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IRA and 401k Retirement Income: How You Can Get Both Predictability and Flexibility

I've previously written about using immediate annuities and managed payouts to generate retirement income from your IRAs, 401ks, and retirement savings, and each of these methods has their pros and cons. Does it make sense to use part of your retirement savings to buy an immediate annuity, and invest the remainder of your retirement savings for managed payouts? Yes, because this strategy can give you the best of both worlds. Let me show you how.

With an immediate annuity, you've protected yourself against two risks:

  • The longevity risk, which is the risk of living too long, and
  • The investment risk, or the risk of getting wiped out by stock market declines
With managed payouts, you've kept the flexibility to tap into your savings for emergencies, and hopefully your investment strategies will help you outpace inflation. And you don't have to use managed payouts for this portion of your retirement savings -- you could also live on just interest and dividends, if that produces enough retirement income together with your annuity income.

Dividing your retirement savings between these two methods of generating retirement income can cover all the bases. But how much of your retirement savings should you use to purchase an annuity, and how much should you invest for managed payouts or living on interest and dividends? That depends on these considerations:

  • How much of your basic living expenses are covered by predictable sources of lifetime income, such as Social Security benefits, pensions, and the annuity? For example, if you'll be receiving a substantial pension from your employer, or if your living expenses are low and can be covered mostly by Social Security benefits, you may have less need for an immediate annuity.
  • What's the appropriate balance for you between the protection of an annuity vs. the flexibility you'd get with managed payouts or interest and dividends?
That said, there is a range that will work for most people: no less than 25 percent and no more than 75 percent of their retirement savings devoted to an immediate annuity, with the balance invested for managed payouts or living on interest and dividends. A 50/50 split might be a simple answer that works for many people.

Another strategy to consider is a phased purchase of immediate annuities, where you start at the low end of the above range and end up at the high end of the range. It could work like this: If you retire at age 65, use 25 percent of your savings to buy an immediate annuity, and invest the balance. When you reach age 70, use one-third of your remaining investments to buy another immediate annuity from a different insurance company. And when you reach age 75, use one-half of your remaining investments to buy another immediate annuity, again from a different insurance company.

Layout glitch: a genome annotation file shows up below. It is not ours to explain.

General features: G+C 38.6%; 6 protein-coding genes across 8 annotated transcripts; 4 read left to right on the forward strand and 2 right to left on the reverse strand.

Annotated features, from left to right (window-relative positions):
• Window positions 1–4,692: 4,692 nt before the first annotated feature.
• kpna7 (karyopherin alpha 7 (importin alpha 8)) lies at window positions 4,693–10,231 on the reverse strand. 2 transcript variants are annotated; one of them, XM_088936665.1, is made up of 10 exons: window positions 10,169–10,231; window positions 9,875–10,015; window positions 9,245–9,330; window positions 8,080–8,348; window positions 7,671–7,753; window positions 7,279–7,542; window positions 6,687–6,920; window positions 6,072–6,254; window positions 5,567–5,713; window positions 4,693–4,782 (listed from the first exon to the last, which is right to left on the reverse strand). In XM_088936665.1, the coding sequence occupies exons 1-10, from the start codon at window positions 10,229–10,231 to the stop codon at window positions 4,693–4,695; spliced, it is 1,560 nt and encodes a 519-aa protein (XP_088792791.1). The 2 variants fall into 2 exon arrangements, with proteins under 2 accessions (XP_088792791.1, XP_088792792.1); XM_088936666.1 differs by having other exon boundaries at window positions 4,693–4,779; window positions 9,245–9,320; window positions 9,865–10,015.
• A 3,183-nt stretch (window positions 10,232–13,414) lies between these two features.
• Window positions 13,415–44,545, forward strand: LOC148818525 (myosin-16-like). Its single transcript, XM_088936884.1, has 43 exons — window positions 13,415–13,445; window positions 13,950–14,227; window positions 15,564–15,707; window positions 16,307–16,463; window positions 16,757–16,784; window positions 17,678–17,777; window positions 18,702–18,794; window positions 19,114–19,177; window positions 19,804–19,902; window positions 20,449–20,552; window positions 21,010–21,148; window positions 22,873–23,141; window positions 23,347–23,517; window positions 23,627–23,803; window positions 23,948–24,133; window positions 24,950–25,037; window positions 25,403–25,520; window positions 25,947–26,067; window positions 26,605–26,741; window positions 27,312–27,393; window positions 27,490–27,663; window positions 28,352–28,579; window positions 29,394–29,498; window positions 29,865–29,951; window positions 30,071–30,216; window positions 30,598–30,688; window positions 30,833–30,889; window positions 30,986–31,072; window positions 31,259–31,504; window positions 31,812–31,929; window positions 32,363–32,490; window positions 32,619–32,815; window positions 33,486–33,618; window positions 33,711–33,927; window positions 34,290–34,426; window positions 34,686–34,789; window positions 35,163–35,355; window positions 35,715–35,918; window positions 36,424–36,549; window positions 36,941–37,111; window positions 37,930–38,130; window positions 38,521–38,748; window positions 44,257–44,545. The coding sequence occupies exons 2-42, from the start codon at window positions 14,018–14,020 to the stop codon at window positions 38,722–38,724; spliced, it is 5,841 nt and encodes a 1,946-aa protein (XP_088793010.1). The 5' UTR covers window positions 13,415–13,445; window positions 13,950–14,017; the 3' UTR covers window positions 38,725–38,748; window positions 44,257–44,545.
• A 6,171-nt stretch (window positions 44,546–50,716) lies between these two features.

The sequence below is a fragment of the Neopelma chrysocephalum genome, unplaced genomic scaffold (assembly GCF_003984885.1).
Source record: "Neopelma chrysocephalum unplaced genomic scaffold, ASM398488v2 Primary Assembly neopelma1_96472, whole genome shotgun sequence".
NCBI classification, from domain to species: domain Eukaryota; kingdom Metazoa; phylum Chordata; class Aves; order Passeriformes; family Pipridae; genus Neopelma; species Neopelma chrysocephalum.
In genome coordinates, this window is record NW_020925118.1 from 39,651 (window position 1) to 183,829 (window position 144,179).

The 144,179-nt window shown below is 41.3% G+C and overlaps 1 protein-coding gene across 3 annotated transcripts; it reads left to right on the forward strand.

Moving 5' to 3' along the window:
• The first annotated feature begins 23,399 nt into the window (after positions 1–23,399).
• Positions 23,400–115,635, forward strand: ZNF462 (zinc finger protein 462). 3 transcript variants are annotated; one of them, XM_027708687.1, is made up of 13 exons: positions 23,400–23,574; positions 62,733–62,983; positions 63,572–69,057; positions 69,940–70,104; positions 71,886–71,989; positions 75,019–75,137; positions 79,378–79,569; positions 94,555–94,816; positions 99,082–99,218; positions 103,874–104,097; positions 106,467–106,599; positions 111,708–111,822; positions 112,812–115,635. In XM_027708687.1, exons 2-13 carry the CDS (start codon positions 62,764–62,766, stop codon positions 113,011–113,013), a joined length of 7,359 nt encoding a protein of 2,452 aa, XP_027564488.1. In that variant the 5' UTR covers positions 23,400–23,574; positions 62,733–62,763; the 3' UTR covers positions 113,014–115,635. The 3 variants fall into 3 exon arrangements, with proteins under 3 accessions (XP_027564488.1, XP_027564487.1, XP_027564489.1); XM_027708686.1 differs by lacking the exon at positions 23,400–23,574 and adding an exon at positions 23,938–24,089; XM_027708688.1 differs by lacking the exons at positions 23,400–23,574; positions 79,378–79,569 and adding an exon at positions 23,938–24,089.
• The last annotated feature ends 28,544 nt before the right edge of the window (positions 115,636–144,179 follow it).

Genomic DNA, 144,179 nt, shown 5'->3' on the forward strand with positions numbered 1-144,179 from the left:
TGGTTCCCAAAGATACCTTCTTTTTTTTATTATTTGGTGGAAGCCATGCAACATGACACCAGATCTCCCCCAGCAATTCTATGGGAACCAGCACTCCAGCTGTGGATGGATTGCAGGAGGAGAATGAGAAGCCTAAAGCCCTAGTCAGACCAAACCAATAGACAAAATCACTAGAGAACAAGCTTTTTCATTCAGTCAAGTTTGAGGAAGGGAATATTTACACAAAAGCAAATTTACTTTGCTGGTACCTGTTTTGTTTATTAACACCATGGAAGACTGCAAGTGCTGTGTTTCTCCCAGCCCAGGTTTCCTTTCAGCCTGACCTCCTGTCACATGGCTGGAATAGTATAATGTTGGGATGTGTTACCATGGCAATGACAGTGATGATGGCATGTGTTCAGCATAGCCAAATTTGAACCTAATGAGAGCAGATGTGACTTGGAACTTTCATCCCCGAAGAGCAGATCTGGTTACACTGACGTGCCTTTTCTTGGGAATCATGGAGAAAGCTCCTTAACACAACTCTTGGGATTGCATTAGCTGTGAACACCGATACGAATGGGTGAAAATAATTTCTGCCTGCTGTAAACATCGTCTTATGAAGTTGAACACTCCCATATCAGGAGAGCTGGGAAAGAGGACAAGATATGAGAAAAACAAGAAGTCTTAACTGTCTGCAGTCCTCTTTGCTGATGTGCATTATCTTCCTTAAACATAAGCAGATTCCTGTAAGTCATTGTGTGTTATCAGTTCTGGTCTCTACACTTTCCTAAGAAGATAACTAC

With this strategy, you give up flexibility gradually as you age. When you get older, you might be less able or willing to manage your investments, it might become more important to have predictable lifetime income, and you also have a shorter period of exposure to inflation. This strategy has another advantage: It diversifies your annuity purchases among three different insurance companies. This spreads your risk of an insurance company going bankrupt and defaulting on your annuity.

If you want to see detailed analyses of strategies that combine immediate annuities and managed payouts, here are two excellent papers you can read:

In addition, MetLife recently introduced its Retirement Income Selector, a simple tool that can help you decide the proportion of your savings to devote to managed payouts and to an immediate annuity. You answer nine simple questions, and the tool suggests the appropriate balance between these two approaches. I think it's a good way to help you think through the relevant issues. (MetLife does sell annuities so you might think they're biased towards them, but I've found their Retirement Income Selector to be objective and useful.)

There's still more to cover on the subject of using IRAs, 401ks, and retirement savings to generate retirement income. Stay tuned!

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